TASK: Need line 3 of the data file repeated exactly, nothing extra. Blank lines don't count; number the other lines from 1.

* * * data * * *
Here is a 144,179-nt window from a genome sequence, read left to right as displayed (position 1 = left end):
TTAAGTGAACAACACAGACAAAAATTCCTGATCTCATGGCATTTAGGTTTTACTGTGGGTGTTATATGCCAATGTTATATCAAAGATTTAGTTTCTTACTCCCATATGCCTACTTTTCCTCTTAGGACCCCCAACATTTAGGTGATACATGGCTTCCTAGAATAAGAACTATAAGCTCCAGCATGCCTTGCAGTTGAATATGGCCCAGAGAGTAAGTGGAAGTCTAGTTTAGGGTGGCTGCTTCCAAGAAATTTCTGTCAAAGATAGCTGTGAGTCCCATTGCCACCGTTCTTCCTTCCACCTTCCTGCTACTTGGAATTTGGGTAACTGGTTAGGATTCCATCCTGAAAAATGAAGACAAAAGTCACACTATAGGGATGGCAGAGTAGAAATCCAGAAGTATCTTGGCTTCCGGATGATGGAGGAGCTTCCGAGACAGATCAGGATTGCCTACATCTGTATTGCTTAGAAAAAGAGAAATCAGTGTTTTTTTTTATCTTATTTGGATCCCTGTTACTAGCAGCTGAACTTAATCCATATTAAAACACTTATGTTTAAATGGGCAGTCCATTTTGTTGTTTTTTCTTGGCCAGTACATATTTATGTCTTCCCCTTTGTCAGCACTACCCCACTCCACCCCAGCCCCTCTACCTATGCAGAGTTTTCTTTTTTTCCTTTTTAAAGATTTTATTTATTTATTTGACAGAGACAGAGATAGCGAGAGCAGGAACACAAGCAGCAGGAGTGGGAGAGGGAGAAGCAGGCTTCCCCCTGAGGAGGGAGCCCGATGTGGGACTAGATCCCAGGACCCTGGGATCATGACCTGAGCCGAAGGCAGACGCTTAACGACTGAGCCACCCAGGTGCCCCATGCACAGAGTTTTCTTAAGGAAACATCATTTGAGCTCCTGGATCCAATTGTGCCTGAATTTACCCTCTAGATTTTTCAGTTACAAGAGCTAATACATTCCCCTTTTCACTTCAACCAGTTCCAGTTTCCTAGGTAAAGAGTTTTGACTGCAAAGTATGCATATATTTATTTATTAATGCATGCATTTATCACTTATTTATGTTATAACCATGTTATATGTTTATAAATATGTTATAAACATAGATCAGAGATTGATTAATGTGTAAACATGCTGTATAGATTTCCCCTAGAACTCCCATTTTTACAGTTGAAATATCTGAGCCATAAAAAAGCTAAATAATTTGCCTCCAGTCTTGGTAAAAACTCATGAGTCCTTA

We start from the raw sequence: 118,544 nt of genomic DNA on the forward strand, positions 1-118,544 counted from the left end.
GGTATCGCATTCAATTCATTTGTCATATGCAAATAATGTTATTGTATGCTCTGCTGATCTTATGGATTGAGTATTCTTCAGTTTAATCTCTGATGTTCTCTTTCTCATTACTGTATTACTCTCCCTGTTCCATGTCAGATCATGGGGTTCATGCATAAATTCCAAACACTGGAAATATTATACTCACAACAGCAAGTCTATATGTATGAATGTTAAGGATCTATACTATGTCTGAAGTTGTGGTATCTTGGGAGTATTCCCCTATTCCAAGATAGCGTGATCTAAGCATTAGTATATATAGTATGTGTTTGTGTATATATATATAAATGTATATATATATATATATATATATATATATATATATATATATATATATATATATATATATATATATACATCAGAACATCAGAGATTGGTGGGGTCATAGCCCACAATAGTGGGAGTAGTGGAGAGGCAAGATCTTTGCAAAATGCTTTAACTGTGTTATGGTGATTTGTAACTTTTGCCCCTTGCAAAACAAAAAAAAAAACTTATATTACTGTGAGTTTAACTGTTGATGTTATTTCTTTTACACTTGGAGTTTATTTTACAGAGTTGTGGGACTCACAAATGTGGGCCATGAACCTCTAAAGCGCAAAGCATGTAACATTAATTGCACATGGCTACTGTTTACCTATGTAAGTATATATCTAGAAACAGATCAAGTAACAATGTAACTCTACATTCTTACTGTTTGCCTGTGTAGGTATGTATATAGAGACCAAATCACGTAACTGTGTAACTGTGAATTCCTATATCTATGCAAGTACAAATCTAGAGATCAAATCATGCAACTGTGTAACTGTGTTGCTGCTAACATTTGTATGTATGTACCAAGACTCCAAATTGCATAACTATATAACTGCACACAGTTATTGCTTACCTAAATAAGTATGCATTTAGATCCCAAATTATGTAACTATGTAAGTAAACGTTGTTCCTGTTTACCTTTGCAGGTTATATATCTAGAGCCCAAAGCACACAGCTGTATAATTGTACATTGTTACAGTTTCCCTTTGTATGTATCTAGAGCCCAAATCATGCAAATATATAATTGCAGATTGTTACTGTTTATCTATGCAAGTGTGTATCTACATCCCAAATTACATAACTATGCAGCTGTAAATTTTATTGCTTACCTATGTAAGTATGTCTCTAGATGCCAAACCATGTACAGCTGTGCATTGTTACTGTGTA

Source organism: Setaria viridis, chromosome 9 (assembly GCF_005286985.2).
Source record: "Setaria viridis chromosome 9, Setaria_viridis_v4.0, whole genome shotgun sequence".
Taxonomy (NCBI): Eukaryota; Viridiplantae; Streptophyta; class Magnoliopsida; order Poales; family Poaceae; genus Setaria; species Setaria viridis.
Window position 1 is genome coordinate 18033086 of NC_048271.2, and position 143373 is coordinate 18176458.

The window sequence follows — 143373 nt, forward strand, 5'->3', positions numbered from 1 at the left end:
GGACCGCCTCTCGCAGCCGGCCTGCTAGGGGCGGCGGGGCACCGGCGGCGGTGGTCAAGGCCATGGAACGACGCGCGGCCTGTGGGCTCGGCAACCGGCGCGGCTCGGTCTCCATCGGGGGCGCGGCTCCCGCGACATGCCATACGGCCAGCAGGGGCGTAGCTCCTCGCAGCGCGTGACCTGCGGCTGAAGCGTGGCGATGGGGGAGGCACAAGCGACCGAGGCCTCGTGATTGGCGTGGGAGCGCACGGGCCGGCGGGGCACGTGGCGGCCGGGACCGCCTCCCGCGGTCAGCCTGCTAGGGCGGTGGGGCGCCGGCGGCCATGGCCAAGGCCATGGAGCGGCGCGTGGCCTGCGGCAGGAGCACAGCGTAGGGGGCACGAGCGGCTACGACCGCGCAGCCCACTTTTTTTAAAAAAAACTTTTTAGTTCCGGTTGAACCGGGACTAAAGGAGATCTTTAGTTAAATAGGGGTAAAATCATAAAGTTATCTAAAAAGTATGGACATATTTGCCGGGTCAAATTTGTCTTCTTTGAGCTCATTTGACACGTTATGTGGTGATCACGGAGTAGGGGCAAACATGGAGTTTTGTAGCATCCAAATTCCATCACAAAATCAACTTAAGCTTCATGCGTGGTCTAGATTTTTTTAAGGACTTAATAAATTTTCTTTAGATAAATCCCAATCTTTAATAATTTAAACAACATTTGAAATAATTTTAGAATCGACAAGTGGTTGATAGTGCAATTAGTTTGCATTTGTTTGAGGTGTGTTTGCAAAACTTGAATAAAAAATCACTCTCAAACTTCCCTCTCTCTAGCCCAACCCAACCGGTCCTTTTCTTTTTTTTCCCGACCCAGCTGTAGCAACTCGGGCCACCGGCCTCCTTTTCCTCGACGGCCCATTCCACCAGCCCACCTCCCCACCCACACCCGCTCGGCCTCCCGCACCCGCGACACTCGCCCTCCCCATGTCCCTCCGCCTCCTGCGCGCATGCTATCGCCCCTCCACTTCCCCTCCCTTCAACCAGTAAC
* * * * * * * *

We start from the raw sequence: 118,544 nt of genomic DNA on the forward strand, positions 1-118,544 counted from the left end.